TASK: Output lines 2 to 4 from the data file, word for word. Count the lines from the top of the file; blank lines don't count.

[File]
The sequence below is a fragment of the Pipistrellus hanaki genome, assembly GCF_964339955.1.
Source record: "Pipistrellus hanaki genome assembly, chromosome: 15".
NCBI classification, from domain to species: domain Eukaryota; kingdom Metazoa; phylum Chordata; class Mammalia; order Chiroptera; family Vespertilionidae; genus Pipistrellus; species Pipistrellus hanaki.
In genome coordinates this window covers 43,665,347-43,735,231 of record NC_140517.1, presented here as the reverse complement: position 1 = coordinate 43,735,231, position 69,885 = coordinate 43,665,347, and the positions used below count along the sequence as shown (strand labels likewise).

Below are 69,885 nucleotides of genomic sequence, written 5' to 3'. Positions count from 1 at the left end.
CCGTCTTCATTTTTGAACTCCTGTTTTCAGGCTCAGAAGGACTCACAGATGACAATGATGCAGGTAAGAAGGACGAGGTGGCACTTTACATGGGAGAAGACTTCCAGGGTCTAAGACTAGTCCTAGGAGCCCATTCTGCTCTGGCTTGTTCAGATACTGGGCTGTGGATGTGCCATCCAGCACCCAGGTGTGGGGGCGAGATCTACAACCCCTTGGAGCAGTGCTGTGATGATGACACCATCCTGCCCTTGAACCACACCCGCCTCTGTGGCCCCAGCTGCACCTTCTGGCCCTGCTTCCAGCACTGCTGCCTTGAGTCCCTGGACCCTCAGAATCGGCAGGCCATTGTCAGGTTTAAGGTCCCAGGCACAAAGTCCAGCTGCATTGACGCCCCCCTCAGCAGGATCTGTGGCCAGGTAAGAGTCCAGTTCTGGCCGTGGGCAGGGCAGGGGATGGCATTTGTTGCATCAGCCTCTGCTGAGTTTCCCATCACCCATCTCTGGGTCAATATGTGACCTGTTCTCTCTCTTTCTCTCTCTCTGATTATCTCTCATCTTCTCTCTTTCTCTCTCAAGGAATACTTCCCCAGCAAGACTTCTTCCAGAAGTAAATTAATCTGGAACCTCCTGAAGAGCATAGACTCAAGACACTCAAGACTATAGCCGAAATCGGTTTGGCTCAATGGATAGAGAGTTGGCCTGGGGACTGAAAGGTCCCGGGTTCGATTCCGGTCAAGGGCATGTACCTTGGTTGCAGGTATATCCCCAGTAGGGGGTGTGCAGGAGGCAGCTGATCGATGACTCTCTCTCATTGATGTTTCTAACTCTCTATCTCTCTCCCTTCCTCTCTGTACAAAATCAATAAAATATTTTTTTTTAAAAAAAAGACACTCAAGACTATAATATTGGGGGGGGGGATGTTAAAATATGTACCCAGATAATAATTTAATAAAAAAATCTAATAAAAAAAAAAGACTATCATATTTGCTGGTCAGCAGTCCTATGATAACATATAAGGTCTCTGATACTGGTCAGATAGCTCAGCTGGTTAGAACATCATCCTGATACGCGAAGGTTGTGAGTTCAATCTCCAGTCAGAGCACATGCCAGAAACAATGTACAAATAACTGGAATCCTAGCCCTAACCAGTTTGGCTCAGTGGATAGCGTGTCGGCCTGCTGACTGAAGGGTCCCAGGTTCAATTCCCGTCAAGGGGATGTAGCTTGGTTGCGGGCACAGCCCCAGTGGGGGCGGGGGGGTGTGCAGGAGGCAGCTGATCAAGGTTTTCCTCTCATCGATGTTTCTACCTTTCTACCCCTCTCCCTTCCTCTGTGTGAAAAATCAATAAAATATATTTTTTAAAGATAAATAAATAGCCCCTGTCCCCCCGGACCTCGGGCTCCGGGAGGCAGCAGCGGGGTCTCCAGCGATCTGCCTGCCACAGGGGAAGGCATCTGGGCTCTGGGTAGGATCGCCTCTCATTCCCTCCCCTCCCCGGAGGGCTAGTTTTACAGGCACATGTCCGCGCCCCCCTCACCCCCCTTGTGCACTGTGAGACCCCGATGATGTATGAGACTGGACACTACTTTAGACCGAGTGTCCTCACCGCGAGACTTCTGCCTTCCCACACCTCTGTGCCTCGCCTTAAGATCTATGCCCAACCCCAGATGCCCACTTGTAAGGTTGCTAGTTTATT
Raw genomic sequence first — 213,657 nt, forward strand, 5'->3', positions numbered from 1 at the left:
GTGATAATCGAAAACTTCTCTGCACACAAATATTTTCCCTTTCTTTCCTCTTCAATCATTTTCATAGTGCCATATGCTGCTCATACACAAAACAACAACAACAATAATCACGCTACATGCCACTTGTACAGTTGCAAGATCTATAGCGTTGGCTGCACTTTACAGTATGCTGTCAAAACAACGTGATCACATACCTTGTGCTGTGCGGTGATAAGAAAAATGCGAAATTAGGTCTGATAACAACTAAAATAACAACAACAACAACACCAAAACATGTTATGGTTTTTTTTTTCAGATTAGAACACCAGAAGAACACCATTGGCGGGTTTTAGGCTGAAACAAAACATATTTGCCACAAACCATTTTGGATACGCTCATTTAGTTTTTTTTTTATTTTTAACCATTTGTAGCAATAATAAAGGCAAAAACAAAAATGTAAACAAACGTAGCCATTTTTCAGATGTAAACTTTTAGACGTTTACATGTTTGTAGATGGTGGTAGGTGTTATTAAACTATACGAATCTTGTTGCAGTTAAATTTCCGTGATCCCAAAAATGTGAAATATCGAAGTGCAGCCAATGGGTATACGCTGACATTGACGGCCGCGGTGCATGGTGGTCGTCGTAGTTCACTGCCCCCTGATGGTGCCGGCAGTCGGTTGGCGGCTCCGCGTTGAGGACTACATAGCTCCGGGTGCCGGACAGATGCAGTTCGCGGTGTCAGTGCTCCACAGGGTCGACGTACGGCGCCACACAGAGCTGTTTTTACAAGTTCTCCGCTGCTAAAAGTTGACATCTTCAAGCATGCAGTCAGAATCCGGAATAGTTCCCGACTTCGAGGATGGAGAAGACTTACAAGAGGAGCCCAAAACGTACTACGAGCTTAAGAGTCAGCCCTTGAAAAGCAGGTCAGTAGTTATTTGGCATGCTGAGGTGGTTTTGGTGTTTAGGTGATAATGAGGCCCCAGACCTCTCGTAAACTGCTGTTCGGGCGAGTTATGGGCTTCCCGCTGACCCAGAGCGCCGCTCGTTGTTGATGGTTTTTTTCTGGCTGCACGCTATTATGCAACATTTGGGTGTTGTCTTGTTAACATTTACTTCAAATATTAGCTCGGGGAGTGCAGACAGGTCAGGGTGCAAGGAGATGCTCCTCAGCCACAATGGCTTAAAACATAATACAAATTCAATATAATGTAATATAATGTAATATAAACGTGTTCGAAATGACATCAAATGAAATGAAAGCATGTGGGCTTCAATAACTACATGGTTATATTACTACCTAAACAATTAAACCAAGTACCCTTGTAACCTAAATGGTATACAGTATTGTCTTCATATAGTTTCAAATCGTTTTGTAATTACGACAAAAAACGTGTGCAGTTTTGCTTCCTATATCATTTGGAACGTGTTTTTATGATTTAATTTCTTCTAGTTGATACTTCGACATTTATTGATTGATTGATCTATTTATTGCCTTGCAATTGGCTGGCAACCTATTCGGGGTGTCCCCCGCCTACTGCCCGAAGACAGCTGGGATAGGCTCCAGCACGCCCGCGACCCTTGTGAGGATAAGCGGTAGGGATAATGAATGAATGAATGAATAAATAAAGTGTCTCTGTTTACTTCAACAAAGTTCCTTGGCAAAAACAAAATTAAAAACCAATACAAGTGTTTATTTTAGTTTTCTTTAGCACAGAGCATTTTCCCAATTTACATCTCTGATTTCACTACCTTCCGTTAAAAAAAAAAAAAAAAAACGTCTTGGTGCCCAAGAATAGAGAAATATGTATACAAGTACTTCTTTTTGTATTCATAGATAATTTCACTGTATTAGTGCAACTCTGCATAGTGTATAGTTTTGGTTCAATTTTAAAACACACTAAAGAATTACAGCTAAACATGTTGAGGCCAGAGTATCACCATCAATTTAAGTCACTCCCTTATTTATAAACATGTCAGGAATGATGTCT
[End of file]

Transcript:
Source record: "Pipistrellus hanaki genome assembly, chromosome: 15".
NCBI classification, from domain to species: domain Eukaryota; kingdom Metazoa; phylum Chordata; class Mammalia; order Chiroptera; family Vespertilionidae; genus Pipistrellus; species Pipistrellus hanaki.
In genome coordinates this window covers 43,665,347-43,735,231 of record NC_140517.1, presented here as the reverse complement: position 1 = coordinate 43,735,231, position 69,885 = coordinate 43,665,347, and the positions used below count along the sequence as shown (strand labels likewise).